November 22


Price Anchoring: How To Make Your High-Priced Products Seem Like a Bargain

Here’s a loose definition of price anchoring: Setting a value in a prospect’s mind so that your actual price seems like a gift to your customer.

Like an Amazon listing that has a ‘List price’ and then the real selling price, along with the amount you save.

Let’s go one step further with this… You can set your prices up on your sales page strategically so that your customer takes the option you want them to take.

Mindvalley used to sell their online courses priced slightly lower than the physical version, so most people would take the online version and Mindvalley saves on fulfillment costs.

What they do now is they offer the single course, OR the course along with their annual all-access membership which renews after 1 year.

Another great example: A UK entrepreneur sells courses on home recording & mixing, and his ‘price anchor’ was a $497 course that included a coaching call, while the offer he really wanted to sell was priced at $100-$200.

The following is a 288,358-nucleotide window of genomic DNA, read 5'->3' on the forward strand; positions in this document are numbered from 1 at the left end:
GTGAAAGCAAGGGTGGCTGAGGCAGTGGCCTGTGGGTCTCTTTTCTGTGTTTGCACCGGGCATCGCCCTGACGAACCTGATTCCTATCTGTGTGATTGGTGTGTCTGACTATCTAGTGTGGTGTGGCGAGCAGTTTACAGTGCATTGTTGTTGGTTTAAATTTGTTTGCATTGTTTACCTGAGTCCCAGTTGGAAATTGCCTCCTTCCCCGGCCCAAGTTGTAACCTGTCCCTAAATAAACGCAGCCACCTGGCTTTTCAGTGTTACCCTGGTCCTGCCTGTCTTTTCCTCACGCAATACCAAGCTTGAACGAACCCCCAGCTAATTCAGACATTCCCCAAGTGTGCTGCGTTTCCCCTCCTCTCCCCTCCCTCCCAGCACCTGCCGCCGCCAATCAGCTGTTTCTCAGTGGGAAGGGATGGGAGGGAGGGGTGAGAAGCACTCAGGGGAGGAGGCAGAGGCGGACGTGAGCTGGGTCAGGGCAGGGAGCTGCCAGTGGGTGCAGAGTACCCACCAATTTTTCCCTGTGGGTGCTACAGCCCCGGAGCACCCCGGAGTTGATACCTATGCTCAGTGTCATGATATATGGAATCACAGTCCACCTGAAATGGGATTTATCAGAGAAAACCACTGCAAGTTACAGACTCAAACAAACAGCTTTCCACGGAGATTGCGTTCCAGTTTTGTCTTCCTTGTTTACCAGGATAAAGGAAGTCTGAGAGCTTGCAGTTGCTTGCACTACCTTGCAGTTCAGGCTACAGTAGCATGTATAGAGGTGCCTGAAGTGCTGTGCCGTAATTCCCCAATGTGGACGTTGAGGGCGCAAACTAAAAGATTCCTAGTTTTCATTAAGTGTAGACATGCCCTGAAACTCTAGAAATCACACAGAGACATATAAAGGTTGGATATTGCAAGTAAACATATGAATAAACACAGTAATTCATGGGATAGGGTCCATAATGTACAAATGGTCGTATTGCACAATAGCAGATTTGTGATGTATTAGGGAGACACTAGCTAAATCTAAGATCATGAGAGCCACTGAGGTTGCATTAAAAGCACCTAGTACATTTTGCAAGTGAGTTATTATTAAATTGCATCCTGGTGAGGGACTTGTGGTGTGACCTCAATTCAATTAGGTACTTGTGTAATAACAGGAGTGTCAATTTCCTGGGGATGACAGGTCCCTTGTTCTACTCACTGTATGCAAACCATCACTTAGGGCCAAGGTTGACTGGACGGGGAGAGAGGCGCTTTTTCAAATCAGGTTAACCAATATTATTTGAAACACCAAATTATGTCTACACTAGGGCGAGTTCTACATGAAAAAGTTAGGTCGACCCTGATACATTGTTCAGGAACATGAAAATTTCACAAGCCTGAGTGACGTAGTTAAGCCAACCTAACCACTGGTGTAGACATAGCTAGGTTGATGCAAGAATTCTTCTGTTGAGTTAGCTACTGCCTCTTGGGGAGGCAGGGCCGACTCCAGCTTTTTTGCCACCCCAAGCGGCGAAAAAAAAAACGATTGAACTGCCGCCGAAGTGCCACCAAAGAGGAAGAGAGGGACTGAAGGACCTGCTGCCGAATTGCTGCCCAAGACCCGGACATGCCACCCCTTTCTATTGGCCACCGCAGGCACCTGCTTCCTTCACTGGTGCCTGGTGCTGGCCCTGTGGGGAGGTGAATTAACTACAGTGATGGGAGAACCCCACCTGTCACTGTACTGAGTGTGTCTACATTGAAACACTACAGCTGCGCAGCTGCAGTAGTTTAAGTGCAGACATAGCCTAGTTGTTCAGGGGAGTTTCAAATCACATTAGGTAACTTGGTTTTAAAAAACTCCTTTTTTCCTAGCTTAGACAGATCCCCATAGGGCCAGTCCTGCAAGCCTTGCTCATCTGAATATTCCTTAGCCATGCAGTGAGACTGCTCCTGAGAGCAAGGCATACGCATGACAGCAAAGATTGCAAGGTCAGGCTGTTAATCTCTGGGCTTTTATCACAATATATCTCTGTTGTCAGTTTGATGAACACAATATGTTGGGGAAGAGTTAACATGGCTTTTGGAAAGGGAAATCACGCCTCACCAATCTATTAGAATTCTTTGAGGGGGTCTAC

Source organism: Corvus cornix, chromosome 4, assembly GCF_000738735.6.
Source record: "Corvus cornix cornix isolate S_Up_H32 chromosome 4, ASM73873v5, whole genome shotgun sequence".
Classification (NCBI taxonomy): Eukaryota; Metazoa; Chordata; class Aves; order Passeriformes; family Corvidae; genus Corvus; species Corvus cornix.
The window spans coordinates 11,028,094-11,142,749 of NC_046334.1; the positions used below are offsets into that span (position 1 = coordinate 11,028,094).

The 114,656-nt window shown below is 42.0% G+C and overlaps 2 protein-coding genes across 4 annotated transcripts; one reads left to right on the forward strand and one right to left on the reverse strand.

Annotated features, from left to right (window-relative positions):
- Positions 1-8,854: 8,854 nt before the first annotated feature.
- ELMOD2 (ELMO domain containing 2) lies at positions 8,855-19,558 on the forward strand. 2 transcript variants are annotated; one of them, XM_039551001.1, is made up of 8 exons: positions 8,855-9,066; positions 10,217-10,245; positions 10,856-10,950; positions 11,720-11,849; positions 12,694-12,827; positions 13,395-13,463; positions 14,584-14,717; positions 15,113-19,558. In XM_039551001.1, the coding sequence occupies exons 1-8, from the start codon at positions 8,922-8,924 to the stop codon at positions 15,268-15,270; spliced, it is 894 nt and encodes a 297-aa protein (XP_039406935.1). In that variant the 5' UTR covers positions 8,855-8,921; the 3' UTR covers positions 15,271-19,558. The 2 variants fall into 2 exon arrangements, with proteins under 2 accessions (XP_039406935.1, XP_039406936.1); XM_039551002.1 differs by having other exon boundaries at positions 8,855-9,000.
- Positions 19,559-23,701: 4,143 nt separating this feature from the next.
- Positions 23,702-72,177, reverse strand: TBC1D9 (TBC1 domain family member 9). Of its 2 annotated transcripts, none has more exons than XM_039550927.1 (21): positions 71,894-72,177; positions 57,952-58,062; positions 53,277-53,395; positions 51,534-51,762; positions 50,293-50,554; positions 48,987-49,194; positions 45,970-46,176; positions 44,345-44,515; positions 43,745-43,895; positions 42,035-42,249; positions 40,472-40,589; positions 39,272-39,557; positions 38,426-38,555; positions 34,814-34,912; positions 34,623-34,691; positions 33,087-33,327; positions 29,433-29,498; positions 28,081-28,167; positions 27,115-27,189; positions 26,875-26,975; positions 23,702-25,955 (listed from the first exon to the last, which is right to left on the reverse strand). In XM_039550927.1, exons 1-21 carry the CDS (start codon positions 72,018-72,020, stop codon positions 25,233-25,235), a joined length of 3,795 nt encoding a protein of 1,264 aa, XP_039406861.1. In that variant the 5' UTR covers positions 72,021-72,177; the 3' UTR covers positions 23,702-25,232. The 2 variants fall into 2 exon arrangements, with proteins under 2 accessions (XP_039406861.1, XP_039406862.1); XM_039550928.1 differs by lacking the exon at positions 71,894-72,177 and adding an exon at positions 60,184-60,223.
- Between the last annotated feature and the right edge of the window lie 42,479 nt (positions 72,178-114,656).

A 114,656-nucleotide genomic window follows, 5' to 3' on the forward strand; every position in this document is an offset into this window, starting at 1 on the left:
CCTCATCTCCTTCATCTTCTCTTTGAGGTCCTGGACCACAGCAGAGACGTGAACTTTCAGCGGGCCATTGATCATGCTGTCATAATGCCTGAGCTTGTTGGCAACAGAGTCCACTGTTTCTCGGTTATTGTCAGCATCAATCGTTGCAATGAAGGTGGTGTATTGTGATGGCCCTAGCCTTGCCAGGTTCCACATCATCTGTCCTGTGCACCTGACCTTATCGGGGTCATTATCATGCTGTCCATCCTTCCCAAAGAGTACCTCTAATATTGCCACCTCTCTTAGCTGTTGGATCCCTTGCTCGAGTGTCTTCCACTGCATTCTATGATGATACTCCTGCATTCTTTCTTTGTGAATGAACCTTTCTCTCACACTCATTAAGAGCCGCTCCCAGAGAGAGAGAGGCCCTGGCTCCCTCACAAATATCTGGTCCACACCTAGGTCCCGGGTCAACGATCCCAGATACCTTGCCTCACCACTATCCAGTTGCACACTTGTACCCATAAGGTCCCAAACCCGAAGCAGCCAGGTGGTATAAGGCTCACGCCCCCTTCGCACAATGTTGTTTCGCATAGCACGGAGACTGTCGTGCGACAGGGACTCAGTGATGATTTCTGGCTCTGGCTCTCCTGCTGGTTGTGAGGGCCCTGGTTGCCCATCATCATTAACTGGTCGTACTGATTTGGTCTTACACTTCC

Few people ever took the coaching call version, and his fans lapped up the $200 courses.

Fast forward to this morning: I click on an ad for yet another AI copywriting tool and see a pricing table with the ‘Lifetime’ membership option only 10% more expensive than the payments for the monthly option.

Who on this green Earth would take anything but the lifetime option?

And that, ladies and gentlemen, is exactly the reaction you want.

But what most businesses do is to just show the lifetime price and say “The lifetime deal is $XXX.” and leave it at that.

Compared to what?

Any time we are presented with an offer, we must compare it to something else. Our minds can’t process it just floating in a vacuum.

Sales coaches teach the principle of the ‘yes/yes’ close, which works because we want them to choose between one price or another, rather than choosing between buying or not buying.

But it also works because we’re presenting them with an immediate comparison that clearly favors the option we want them to take.

So they don’t feel the psychological need to go find other comparisons, start googling options, etc.

Even though that would make logical sense… we don’t buy with logic, do we?

In fact buying is so illogical that we can make comparisons that don’t make any sense at all – but when the value is so out of whack with the price, the prospect just sees that and the comparison happens in an instant, and unless you screw it up royally, their decision must come in your favor.

Next time you’re communicating an offer to your people, anchor your price, then make them an offer they can’t refuse such as this one.

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